David Brooks is exactly right today about Joe

his Joeness

In today’s column, David Brooks gets Joe Biden exactly right.

The headline is “Your Average American Joe.

The subhed is, “Biden is not an individualist.”

Absolutely. And amen to that.

An excerpt from the end:

… The character issue will play out in all sorts of subterranean and powerful ways this election. We have lost our love for ourselves as a people, a faith in our basic goodness, and this loss of faith has been a shock. A lot of voters want to raise their children in an atmosphere marked by decency and compassion, not narcissistic savagery. Values are central to this race.

Here is what is subtly different about Biden. He’s not an individualist. He is a member. He belongs to his family; his hometown, Scranton; his Democratic Party; his Senate; his nation, and is inexplicable without those roots. He used the word “we” 16 times in his short video announcing his candidacy.

Some candidates will run promising transformational change. Biden offers a restoration of the values that bind us as a collective.

Yes! I could have done without the word “collective;” as it brings to mind the AOCs and Bernies of the world, and that’s definitely not who Joe is. I’d have gone with “a community,” or “a people.”

But otherwise, very nicely done.

We communitarian types may not have a party, but we have a candidate…

18 thoughts on “David Brooks is exactly right today about Joe

  1. Barry

    “A lot of voters want to raise their children In an atmosphere where everyone around the family has the same political beliefs and everyone else has an insuffient level of integrity. “

    Corrected.

    Reply
    1. Brad Warthen Post author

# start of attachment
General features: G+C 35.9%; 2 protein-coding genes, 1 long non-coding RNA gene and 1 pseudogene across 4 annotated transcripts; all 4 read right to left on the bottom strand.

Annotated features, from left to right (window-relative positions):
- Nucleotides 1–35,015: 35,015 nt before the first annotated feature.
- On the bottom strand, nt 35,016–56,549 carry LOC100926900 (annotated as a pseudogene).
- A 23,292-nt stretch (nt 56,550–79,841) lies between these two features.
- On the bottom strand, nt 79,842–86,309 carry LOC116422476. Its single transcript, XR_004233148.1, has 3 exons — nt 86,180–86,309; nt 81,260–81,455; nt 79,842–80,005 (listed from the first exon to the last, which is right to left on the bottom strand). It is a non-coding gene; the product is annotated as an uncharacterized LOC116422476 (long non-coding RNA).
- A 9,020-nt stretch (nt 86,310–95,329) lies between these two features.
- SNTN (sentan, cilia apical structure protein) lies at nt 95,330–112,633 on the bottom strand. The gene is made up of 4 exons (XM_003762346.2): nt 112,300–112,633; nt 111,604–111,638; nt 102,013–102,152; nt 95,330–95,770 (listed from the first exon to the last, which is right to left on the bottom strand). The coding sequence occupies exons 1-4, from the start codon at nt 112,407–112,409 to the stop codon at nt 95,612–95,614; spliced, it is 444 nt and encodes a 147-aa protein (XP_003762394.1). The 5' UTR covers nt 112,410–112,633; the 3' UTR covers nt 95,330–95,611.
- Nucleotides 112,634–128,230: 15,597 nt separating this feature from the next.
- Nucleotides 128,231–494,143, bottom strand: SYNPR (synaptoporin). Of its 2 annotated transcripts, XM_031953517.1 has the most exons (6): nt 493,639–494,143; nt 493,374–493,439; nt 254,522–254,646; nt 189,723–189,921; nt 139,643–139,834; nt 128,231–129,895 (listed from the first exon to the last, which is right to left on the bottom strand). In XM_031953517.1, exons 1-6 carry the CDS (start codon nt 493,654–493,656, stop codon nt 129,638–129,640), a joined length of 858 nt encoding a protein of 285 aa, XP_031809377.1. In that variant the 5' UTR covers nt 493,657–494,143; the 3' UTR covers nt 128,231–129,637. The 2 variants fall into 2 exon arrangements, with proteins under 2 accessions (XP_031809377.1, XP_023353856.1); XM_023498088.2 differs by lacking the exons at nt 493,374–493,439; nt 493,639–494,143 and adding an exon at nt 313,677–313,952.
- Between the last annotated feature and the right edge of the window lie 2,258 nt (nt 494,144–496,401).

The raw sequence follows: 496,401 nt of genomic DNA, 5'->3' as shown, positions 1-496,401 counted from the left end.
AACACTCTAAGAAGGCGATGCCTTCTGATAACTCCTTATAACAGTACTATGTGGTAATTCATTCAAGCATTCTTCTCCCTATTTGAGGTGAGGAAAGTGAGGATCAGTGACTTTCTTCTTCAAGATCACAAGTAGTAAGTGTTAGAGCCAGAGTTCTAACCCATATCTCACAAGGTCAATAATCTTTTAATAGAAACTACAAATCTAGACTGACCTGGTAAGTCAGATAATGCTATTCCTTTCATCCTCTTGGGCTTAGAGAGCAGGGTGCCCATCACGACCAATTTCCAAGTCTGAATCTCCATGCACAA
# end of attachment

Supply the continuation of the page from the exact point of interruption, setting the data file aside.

No, I don’t think he meant anything of the kind.

      Although what you say is of course supported by a lot of research.

      And of course, that’s one of the things seriously wrong with this country today. Rather than celebrating the fact that we don’t all have to think alike, and appreciating that we have a system for letting different views be heard, too many people today just don’t want to hear it.

      And unfortunately, I think we’re all kind of susceptible to that. I’ve certainly detected it in myself. I used to really enjoy a good argument from someone who disagrees with me. I still do, in fact (a good argument). But I’ve gotten to where I just can’t bear to listen to, say, Republican members of Congress defending the madness of Trumpism. It’s just too crazy. It’s like listening to something from the Bizarro World, or some kind of malevolent satire. They’ll say things that sound like headlines from the Onion, but they MEAN it…

      Of course, I’ve always been impatient with stupidity. There are great arguments that can be made from the left, right and middle. But when it’s just stupid, it makes me feel bad about the human race…

      Reply
      1. Brad Warthen Post author

        An example of appreciating good arguments… y’all know I’m a big single-payer guy. But when I read a piece like George Will’s very ably arguing about how we’re spending ourselves into a hole, I really dig it — and in this case, I Tweeted it out.

        One of the devices that pulled me in and made it work is that he started out DEFENDING Bernie Sanders. Not that I like Sanders or anything, it’s just you’ve got to keep reading when Will is defending Bernie.

        Basically, he was saying no one in Washington should dare criticize Bernie for the spending he wants do to. After all, he honestly calls himself a socialist. And Republicans especially have no room to talk, since they have abandoned all fiscal discipline…

        Reply
      2. Brad Warthen Post author

        Speaking of Will… y’all might be interested in his latest column, which is about Biden.

        He has a lot of electoral math of the kind a lot of y’all enjoy more than I do (I’m not a “Moneyball” guy, although I enjoyed the movie). It suggests, of course, why Dems would be wise to got with Joe if they want to beat Trump. He also has some good lines, such as “Biden’s campaign slogan should be: ‘How about a president who doesn’t make the current one look less loony than he is?'”